Updated Thu, Feb 07, 2013 by Xerin
I had the delightful chance to sit down and talk some wushu with Age of Wushu’s QA Analyst John Lynch. Age of Wushu is an upcoming MMO bringing players back to the Ming Dynasty in China, with a player driven economy, 100% open world PvP (even a disclaimer when you login), and some out of the box concepts. We were able to sit and talk about the recently released Second School Internal Skills along with some brief back and forth about the game.
If you’ve never heard about Wushu, hopefully after reading this you’ll have a better idea about what the game is about. If you’re a Wushu fan, be sure to stick around for some exciting info direct from the developers.
Wushu isn’t your average run of the mill fantasy MMO, which makes talking about the Second School Internal Skill a bit difficult for those of you who aren’t Wushu experts. Basically Wushu doesn’t have an experience bar, per se; it has an experience pool which in turn converts into cultivation points. These cultivation points are spent like skill points in EVE Online to upgrade skills over time (the timer runs offline with VIP).
One of your skills, a passive known as your internal skill, gives you attributes and defines your character. This skill is similar to your level, the higher it is the overall stronger your character is. Wushu isn’t very level intensive, there isn’t a ton of focus placed on a character’s internal skill, but more on combat preparedness and skill, but it does play heavily into things, like access to instances and quests and your overall character's growth.
When your school internal skill reaches level 30, you can visit your school’s Sifu (that is Chinese for sensei) to unlock your second internal skill. This feature was recently released and you can read more about the specific details on the Wushu site, but needless to say it adds a lot more depth and power to your character.
I asked John about how long it would take a player to reach this point in the game and it appears it’d take about 2 ½ to 3 weeks to get that far along if you’re dedicated and working really hard and from there it takes longer the less time you’re devoting to the game.
We discussed the VIP system at length and one of the neat things about Wushu is that while it’s F2P (the time restriction should be lifted at some point), you gain so much more with a subscription – that so much more being time saving features that apply mostly when you’re offline. Sort of like All Points Bulletin, the Wushu VIP grants you the ability to cultivate while offline (converting XP into usable cultivation points), run a stall while offline, use a few life skills that aren’t available to free players (and makes the Musician skill a bit easier), and a few other miscellaneous features that don’t naturally alter playstyle outside of quality of life changes.
What’s neat here is that it’s only $9.99 a month too. My take on it after our discussion is that while the game is playable without VIP, the quality of life improvements are so much that it’s definitely a game where players who want to play the game for any solid period of time will want to upgrade (much like All Points Bulletin). It’s not a perfect system, by any means, and does really force your hand into upgrading if you’re going to be playing a lot, but such is the way of the MMO industry and it’s rather inexpensive.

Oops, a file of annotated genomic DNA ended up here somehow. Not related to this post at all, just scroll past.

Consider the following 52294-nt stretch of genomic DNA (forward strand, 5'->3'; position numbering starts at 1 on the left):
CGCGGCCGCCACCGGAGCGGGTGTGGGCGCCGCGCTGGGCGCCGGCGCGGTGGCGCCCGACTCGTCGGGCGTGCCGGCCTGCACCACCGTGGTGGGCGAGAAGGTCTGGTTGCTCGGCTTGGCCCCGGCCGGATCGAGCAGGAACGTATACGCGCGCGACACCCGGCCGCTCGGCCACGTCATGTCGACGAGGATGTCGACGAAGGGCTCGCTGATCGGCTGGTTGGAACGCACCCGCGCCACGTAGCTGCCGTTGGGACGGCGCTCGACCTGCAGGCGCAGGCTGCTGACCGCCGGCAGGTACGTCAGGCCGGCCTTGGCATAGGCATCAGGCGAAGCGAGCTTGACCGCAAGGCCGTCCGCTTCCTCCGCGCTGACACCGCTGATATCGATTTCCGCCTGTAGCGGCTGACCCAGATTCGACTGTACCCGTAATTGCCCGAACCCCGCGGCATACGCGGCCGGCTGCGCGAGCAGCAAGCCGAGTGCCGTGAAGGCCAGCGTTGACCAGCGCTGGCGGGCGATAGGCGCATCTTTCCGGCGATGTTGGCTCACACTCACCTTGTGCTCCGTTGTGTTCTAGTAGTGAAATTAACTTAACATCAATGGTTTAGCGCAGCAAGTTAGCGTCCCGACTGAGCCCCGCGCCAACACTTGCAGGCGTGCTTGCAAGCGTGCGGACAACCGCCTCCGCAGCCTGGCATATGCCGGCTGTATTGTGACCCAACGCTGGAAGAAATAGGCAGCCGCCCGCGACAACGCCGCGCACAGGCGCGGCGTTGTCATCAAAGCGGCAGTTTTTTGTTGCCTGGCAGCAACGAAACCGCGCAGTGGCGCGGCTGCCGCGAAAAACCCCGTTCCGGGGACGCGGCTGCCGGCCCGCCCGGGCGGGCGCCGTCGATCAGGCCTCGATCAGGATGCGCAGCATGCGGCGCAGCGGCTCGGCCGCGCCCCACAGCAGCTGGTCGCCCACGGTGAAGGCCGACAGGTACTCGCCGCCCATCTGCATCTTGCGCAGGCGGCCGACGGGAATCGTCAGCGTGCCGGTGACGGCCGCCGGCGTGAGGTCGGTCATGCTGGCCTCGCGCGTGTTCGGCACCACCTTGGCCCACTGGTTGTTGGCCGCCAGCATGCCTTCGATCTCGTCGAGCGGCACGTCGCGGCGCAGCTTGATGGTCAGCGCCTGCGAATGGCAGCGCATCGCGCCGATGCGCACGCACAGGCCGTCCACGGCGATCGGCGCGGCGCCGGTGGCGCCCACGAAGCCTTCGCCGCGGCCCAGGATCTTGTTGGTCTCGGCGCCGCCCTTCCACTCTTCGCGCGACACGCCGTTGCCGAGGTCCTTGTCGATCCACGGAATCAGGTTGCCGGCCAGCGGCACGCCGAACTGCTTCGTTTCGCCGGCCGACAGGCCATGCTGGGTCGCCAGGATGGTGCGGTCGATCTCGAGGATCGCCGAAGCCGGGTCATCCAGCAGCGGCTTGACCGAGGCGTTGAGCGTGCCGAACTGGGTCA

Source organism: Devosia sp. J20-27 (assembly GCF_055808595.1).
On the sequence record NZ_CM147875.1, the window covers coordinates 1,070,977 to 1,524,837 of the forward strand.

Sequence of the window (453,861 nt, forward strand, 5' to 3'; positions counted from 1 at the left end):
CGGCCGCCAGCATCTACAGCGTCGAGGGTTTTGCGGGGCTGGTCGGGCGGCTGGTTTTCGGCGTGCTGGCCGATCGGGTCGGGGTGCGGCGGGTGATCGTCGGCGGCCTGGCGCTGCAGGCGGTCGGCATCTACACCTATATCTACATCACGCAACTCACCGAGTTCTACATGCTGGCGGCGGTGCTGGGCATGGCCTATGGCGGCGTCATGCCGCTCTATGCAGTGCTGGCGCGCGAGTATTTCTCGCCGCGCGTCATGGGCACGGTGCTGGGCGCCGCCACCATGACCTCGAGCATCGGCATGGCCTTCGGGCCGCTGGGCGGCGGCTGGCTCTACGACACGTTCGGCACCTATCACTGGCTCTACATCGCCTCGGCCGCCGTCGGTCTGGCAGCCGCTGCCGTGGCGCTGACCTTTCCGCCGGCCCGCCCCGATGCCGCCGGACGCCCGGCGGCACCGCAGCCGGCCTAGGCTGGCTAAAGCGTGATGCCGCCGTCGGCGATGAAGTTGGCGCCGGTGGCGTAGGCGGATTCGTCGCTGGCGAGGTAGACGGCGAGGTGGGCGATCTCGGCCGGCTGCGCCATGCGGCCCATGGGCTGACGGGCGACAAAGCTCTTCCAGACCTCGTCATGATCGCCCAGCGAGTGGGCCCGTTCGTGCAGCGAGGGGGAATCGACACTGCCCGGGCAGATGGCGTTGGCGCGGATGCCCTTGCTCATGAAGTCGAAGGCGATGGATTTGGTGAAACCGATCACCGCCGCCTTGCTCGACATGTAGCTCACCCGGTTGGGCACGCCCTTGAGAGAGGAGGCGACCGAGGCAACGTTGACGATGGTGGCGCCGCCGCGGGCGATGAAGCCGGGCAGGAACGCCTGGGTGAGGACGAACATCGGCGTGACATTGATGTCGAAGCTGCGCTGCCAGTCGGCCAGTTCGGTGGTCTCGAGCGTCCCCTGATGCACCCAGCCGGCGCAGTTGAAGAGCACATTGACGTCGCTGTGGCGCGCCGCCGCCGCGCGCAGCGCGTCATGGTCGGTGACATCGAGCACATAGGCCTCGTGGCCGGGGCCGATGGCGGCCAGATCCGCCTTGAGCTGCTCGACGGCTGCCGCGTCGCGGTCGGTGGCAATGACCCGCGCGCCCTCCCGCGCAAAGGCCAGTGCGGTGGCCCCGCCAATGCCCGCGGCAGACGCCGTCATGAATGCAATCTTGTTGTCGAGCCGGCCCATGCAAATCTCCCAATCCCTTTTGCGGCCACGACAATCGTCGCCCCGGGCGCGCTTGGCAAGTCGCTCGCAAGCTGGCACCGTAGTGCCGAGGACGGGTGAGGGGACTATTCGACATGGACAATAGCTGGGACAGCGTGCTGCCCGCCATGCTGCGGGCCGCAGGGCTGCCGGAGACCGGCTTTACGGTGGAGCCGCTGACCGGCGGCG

You can find the lengthy list of features on the official site.
One of the other major points we talked about was how Wushu is ultimately an open world sandbox. The community has a big impact on development, but Wushu itself is mostly a community game. The biggest comparison is EVE Online in China, pretty much. Players run the markets, players craft needed supplies (like food, which is only available from players), players participate in events, and so much more.
The sandbox MMO genre is expanding and more and more games are finding that niche where they give players a giant world and let them decide what to do with it. This is one of the key defining features, especially in a game with open world PvP. One of John’s favorite moments is when a brawl between two players turned into a large scale fight with everyone joining in a manner of minutes – the world lives and breathes, and players are the emperors of their own entertainment.
John was adamant about Snail Games working their hardest on polishing the game, so outside of the upcoming tutorial (which features Jet Li, no less), they are doubling down on bug fixes and game polish. The reason closed beta was extended was because they needed more time to deliver a product that their fans would be satisfied with. I personally find statements like this to be reassuring, many games do need additional time and when the developers decide that time is needed, it’s best to let them have it.
So there isn’t any big features coming up in the works for Wushu that they could divulge to me, but they did let me know that they’re 100% committed to both community feedback and making Wushu run and play as solidly as possible. If you’re a Wushu player, be sure to go on the official forums where Snail Games has a heavy presence.
That’s pretty much the key points from my playtime with John Lynch. I’d like to thank Snail Games for giving me the chance to talk so much Wushu. If you’re interested in learning more about the game, check it out at their official website or check out our Wushu beginners guide.